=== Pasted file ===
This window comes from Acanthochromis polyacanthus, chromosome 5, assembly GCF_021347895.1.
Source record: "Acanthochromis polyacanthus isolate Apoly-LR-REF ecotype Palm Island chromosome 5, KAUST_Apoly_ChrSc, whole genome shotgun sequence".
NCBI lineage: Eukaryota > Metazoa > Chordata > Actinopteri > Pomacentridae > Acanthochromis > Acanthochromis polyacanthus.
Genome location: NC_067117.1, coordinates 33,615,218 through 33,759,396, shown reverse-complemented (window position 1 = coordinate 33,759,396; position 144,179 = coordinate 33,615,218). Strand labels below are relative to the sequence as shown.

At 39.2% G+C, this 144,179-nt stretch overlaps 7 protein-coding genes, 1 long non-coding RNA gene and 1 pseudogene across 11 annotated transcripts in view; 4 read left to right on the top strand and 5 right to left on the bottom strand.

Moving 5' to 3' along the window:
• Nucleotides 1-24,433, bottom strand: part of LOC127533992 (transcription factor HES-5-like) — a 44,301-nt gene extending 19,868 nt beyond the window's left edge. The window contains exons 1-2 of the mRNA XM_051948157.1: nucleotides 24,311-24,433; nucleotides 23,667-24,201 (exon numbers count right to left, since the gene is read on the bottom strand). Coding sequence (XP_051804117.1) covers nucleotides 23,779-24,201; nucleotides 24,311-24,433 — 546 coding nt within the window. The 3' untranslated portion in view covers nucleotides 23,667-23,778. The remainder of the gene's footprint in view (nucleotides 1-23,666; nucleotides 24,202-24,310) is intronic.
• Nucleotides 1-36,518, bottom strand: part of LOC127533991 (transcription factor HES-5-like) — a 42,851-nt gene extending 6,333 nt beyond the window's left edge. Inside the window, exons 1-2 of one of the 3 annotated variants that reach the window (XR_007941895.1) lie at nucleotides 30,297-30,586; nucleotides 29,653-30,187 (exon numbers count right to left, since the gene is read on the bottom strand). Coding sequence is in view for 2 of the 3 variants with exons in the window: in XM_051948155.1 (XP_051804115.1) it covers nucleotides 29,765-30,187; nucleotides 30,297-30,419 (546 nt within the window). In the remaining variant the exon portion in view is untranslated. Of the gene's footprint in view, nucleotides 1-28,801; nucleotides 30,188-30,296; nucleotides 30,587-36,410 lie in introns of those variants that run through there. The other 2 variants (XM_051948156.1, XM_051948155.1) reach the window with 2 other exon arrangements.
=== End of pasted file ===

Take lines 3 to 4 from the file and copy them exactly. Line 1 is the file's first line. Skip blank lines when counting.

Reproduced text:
NCBI lineage: Eukaryota > Metazoa > Chordata > Actinopteri > Pomacentridae > Acanthochromis > Acanthochromis polyacanthus.
Genome location: NC_067117.1, coordinates 33,615,218 through 33,759,396, shown reverse-complemented (window position 1 = coordinate 33,759,396; position 144,179 = coordinate 33,615,218). Strand labels below are relative to the sequence as shown.